Friends who recently left San Francisco and moved back to the Eastside were renting a small studio in downtown San Francisco for $3,000/month + $300/month for parking. While the opportunity to return to the Eastside was key in their relocation decision, the difference in living expenses was also attractive. Renting a luxury one bedroom condo on the Eastside at $2,000/month, parking included, definitely made up for any difference in salary. While home prices and rents have increased in Seattle and on the Eastside, our prices still pale in comparison to San Francisco.

A higher paying job is enticing, and San Francisco is definitely a desirable place to live, but when adding up the list of basic items that can be as much as 30 percent cheaper here than in San Francisco, maybe the city on the bay is better as a great place to spend a weekend.


Condo Financing and FHA Restrictions

11942855114_79a3d587dc_m (1)Condominiums offer a great opportunity for first time buyers to enter homeownership and begin to build wealth, equity and credit. FHA (Federal Housing Administration) loans were a popular option for financing as they often offered favorable interest rates and lower down payment options than conventional loans.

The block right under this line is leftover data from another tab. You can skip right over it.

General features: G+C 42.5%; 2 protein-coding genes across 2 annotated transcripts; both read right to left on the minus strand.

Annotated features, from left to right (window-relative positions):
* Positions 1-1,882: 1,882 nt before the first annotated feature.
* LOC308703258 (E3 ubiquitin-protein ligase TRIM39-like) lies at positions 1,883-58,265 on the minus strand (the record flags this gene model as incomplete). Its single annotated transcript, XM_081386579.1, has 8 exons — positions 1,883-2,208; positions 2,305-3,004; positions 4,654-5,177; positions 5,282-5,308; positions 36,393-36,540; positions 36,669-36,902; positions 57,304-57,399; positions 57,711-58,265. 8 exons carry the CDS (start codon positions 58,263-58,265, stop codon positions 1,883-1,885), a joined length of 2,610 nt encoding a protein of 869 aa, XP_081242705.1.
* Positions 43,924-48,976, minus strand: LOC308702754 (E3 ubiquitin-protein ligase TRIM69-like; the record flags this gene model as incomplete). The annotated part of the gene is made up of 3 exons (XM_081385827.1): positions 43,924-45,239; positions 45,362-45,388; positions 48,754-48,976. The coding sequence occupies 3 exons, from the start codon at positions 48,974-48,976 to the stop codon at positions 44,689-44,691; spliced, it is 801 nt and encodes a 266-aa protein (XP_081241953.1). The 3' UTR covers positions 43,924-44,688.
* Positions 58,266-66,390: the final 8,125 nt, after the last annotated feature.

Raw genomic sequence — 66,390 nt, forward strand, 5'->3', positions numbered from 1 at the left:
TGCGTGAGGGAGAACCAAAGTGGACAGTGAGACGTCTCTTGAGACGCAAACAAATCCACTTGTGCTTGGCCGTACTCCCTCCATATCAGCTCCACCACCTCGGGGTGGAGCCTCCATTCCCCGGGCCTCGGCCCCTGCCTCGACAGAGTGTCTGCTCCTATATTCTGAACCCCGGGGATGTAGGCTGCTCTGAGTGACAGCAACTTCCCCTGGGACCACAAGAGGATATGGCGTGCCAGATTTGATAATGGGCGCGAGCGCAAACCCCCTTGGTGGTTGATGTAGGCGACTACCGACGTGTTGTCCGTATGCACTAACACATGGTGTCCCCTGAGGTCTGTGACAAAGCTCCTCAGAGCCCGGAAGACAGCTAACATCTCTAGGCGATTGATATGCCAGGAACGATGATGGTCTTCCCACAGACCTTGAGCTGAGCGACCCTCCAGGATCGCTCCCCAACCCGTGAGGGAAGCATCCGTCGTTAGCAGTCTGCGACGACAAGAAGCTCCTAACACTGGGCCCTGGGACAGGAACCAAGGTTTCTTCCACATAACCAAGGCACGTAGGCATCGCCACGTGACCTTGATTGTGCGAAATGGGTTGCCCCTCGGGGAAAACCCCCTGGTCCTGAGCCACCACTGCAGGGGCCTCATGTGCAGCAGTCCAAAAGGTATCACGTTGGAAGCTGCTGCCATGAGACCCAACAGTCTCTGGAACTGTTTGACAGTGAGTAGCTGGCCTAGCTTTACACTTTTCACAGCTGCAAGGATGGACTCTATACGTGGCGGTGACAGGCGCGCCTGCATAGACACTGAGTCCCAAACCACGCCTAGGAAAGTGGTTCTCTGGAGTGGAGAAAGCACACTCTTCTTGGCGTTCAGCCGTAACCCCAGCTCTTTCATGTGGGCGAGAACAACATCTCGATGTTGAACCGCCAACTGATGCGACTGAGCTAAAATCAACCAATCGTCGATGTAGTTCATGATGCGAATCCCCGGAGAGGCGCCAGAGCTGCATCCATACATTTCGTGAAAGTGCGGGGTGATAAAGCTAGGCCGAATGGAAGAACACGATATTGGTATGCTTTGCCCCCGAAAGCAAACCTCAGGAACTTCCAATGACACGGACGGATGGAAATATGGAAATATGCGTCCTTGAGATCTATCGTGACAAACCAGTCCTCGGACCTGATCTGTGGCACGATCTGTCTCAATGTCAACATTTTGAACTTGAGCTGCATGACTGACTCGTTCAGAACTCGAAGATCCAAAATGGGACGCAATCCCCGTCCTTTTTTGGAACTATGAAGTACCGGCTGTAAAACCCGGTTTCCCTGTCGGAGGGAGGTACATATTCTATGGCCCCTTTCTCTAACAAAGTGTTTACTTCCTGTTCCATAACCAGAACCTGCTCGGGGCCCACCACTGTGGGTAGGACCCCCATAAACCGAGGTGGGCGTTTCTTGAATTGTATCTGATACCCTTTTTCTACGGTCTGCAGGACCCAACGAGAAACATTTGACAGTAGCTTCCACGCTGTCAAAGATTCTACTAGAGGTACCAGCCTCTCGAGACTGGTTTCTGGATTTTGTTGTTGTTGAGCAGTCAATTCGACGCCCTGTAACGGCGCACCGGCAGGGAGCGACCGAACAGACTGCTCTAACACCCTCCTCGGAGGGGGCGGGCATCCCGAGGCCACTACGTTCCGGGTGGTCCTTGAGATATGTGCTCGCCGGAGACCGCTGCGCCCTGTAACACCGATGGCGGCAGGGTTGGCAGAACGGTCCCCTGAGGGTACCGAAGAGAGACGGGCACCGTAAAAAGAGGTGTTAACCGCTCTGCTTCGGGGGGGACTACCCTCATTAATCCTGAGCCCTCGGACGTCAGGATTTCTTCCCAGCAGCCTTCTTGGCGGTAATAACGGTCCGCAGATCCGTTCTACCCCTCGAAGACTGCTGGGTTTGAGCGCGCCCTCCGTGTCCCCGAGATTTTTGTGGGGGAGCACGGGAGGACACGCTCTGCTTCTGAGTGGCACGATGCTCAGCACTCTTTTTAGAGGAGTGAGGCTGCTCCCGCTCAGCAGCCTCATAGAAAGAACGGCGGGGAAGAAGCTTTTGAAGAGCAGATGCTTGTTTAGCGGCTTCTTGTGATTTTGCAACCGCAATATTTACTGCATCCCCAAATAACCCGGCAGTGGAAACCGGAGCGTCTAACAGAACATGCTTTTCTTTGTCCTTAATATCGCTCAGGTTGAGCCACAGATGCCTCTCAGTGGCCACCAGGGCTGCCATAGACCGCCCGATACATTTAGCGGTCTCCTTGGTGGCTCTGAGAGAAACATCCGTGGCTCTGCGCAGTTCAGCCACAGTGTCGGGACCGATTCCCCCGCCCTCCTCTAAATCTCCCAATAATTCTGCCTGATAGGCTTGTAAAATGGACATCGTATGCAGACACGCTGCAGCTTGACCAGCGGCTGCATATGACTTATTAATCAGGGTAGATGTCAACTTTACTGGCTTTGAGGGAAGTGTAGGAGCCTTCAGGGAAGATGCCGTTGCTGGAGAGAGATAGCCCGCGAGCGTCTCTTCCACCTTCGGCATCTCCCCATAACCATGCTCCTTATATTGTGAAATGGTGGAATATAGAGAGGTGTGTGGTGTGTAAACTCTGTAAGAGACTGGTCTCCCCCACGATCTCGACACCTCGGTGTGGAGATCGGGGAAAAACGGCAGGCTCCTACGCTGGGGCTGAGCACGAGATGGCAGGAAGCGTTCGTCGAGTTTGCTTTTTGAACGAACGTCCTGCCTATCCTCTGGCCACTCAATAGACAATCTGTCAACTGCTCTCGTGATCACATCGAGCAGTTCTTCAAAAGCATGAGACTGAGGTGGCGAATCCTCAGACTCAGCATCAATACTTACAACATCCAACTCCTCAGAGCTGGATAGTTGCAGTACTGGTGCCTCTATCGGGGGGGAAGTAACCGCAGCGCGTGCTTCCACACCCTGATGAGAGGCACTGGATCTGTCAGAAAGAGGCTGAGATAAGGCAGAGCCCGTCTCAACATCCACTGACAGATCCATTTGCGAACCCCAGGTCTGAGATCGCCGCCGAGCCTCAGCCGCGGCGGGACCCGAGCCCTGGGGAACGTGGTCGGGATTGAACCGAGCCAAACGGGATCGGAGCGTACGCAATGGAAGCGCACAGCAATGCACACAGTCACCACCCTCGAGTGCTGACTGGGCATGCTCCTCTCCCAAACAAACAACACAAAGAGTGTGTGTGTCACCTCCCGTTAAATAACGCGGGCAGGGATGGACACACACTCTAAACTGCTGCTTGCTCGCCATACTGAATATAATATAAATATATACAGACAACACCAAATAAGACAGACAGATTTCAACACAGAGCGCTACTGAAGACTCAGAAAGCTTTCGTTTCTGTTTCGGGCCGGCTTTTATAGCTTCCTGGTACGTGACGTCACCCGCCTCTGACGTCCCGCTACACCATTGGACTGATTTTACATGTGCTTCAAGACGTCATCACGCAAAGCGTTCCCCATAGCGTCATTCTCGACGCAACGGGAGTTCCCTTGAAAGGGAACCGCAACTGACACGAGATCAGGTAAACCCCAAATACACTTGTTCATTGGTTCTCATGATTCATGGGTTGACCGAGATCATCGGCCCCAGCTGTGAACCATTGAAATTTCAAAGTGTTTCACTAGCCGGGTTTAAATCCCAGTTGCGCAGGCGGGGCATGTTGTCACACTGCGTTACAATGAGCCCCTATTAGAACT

In recent years FHA has placed significant restrictions on the purchase and sale of condominiums, preventing some buyers from purchasing condos, harming homeowners who want to sell and limiting the ability of condominium communities to attract buyers. In order to obtain FHA financing on a condominium, the community must meet a strict list of requirements and obtain FHA certification (a labor intensive process and expensive for the HOA) and re-certification is required every several years. As a result, many communities have allowed their FHA certification to lapse and FHA insured condo mortgages have plummeted in recent years.

Lawmakers are urging FHA to review their guidelines and ease restrictions on condominium community certification requirements in an effort to make FHA financing an easier process and promote affordable homeownership opportunities. The National Association of Realtors (NAR) has been pushing FHA on many of these proposed changes for over three years.

Condos are a critical part of the natural progression of homeownership. Reducing the current restrictions impacting FHA condo financing will go a long way in assisting first time buyers who are entering the market, current condo owners who are ready to sell and move up to a larger home and seasoned homeowners who are ready to downsize to a lower maintenance lifestyle.